Guard Fired For Assault On Inmate

Posted: December 19, 1990

A 12-year veteran of the Camden County Sheriff's Department was fired yesterday for assaulting an inmate in a dispute over a meal tray.

Corrections Officer Tyrone Polk, the only county jail guard ever convicted of that offense, was dismissed by Sheriff William J. Simon on the recommendation of a departmental hearing officer, officials said.

"I think there is a deterrent message that has to be sent," said Howard Wilson, the department's special counsel. "You have to be real careful in putting your hands on an inmate when it's not justified."

Sheriff's Department officials also said yesterday that Camden police had charged Polk with aggravated assault, stemming from a Nov. 20 incident in which he allegedly shot at his daughter's boyfriend.

Polk could not be reached for comment yesterday.

Voorhees Township attorney Leonard Baker said he was unaware that his client had been fired. And he disputed the Sheriff's Department's

interpretation of the hearing officer's findings.

"It definitely doesn't recommend termination," Baker said. "It's not saying he has to be terminated, it's saying he can be."

Five other jail guards have been fired this year for allegedly assaulting an inmate. Three corrections officers who were fired earlier this month face possible grand jury indictment for allegedly attacking an inmate who said he was kicked in the groin.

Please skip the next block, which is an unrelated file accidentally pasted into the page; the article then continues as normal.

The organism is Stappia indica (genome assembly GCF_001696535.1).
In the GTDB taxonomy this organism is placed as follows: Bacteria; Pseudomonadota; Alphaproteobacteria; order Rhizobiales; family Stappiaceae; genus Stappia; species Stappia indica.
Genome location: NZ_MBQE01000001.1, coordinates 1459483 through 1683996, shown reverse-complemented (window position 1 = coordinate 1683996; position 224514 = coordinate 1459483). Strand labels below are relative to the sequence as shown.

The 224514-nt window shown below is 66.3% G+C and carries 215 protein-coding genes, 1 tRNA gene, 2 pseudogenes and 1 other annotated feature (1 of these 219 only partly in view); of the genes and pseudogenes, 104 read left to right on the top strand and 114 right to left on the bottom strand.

Polk, 44, was convicted in August of assaulting inmate Albert Mannino during a dispute over a meal tray.

As food was served on the morning of July 4, 1989, Mannino quarreled with a sergeant over a dirty spoon he received with his tray. Mannino swore at the officer, and Polk, who was nearby, pushed the inmate into a concrete pillar, according to testimony in Camden Municipal Court.

Mannino, 52, fell and injured his neck and back, testimony showed. Polk was found guilty and ordered to pay $255 in fines.

Sheriff's Department officials sought Polk's dismissal during an internal disciplinary hearing in October, saying the law specified firing as the penalty for a conviction that touches on a guard's job.

Polk remained on duty during the disciplinary process. An appeal of his Municipal Court conviction is pending in county Superior Court.

Sgt. Philip Dollarton, spokesman for Simon, said the sheriff followed the recommendation of hearing officer Joseph Sandone in firing Polk.

"The sheriff said it was a tough decision because he's been a longtime employee," Dollarton said. "However, a deterrent effect must be shown from this conviction."

Baker contended that Sandone's report "leaves open whether or not termination is mandatory or optional."

"Clearly he's recommended termination," countered Wilson, the department's special counsel. "The question was whether it should wait for the appeal, and I think the sheriff felt there's very little chance this would be overturned on appeal. You just can't let this thing drag on forever."

Polk has a history of disciplinary infractions, including insubordination, neglect of duty, unbecoming conduct, lateness, abuse of sick leave and being absent without leave, Wilson said. Those incidents caused Polk to lose about 40 days' pay in suspensions and fines, he said.

Other records show that Polk was charged with assaulting an inmate in 1988. That Municipal Court complaint was dismissed when inmate Edward Hall failed to show up at the hearing.

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